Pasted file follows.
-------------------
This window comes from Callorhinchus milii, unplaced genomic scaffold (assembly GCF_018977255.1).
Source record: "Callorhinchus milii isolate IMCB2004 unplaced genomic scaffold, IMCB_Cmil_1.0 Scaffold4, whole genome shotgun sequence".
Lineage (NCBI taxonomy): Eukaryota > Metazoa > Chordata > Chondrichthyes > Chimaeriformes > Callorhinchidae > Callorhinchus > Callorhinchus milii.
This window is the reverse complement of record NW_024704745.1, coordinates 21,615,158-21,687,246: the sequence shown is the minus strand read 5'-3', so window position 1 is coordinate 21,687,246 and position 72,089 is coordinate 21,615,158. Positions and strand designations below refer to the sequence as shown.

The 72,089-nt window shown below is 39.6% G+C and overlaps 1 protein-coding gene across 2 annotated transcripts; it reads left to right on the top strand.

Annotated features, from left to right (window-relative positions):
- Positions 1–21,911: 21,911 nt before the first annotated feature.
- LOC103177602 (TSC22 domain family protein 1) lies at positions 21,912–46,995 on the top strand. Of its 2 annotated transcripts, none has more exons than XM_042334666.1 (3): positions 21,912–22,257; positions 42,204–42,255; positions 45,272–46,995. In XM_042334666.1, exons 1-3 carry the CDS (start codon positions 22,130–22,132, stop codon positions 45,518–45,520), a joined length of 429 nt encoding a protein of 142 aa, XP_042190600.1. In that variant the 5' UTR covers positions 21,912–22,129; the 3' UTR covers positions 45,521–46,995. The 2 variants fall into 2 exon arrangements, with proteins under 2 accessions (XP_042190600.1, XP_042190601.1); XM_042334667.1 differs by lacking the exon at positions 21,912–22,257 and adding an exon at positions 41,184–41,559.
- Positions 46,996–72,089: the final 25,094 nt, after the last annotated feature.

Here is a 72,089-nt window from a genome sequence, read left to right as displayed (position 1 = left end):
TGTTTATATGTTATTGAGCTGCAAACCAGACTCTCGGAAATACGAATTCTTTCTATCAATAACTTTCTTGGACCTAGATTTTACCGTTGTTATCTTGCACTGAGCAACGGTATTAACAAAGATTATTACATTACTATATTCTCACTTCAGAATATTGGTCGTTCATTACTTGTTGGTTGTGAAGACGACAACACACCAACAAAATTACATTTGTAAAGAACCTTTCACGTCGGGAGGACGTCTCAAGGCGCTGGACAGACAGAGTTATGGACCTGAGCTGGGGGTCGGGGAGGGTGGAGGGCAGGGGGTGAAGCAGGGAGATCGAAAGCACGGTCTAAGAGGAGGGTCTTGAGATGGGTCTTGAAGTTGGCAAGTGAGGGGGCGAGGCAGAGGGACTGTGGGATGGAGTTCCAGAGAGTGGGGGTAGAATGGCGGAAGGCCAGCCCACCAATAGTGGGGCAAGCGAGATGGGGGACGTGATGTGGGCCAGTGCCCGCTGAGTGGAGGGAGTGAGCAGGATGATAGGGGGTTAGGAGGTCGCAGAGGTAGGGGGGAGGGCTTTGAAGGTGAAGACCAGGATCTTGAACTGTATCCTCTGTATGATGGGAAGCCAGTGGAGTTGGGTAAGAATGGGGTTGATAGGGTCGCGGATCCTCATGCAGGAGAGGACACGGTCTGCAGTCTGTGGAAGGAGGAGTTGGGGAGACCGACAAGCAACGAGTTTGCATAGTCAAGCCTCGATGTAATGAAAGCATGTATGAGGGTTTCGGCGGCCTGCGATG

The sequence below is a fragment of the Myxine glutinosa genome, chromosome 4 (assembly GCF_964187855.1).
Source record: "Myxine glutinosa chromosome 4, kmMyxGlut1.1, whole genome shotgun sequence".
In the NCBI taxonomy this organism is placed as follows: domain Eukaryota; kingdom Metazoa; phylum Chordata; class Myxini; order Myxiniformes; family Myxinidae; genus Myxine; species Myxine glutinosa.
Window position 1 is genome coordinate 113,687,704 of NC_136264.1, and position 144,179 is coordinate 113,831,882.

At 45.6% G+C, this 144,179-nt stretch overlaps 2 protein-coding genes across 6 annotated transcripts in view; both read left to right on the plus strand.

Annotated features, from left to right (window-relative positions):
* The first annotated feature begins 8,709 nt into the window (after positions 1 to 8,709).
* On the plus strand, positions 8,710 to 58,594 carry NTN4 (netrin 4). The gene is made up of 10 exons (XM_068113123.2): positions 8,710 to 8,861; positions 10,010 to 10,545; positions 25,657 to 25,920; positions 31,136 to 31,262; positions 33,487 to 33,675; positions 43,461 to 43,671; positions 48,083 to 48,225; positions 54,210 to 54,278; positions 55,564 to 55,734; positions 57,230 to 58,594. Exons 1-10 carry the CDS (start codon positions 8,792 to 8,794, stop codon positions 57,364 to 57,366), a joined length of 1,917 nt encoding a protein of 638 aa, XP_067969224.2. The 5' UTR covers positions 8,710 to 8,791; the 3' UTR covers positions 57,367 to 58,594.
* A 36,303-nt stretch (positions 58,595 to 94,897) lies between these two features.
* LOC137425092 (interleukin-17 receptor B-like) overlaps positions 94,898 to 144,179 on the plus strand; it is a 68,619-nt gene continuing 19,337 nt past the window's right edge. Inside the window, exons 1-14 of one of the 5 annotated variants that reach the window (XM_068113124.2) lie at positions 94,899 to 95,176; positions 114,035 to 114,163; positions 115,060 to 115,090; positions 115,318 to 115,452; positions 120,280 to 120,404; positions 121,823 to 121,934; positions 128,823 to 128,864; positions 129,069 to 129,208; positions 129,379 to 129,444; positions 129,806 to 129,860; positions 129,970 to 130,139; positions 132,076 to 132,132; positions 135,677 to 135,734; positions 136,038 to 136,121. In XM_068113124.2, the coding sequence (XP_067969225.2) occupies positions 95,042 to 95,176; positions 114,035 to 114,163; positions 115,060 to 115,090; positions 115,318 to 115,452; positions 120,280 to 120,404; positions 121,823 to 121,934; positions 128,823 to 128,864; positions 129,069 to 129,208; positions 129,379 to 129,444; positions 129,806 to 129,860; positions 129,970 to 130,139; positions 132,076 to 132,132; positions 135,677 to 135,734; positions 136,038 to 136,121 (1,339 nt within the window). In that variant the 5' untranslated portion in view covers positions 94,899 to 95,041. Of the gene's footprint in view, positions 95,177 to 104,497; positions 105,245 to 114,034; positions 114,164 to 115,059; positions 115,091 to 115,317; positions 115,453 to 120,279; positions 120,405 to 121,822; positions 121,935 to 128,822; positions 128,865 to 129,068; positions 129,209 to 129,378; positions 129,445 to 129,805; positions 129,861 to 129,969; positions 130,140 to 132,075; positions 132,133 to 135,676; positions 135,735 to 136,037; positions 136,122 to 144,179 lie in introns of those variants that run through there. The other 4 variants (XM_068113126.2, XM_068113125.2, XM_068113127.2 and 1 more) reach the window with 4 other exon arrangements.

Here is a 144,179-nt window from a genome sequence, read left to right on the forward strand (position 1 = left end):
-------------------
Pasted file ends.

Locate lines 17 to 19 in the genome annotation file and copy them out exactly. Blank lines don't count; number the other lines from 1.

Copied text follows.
Annotated features, from left to right (window-relative positions):
* The first annotated feature begins 8,709 nt into the window (after positions 1 to 8,709).
* On the plus strand, positions 8,710 to 58,594 carry NTN4 (netrin 4). The gene is made up of 10 exons (XM_068113123.2): positions 8,710 to 8,861; positions 10,010 to 10,545; positions 25,657 to 25,920; positions 31,136 to 31,262; positions 33,487 to 33,675; positions 43,461 to 43,671; positions 48,083 to 48,225; positions 54,210 to 54,278; positions 55,564 to 55,734; positions 57,230 to 58,594. Exons 1-10 carry the CDS (start codon positions 8,792 to 8,794, stop codon positions 57,364 to 57,366), a joined length of 1,917 nt encoding a protein of 638 aa, XP_067969224.2. The 5' UTR covers positions 8,710 to 8,791; the 3' UTR covers positions 57,367 to 58,594.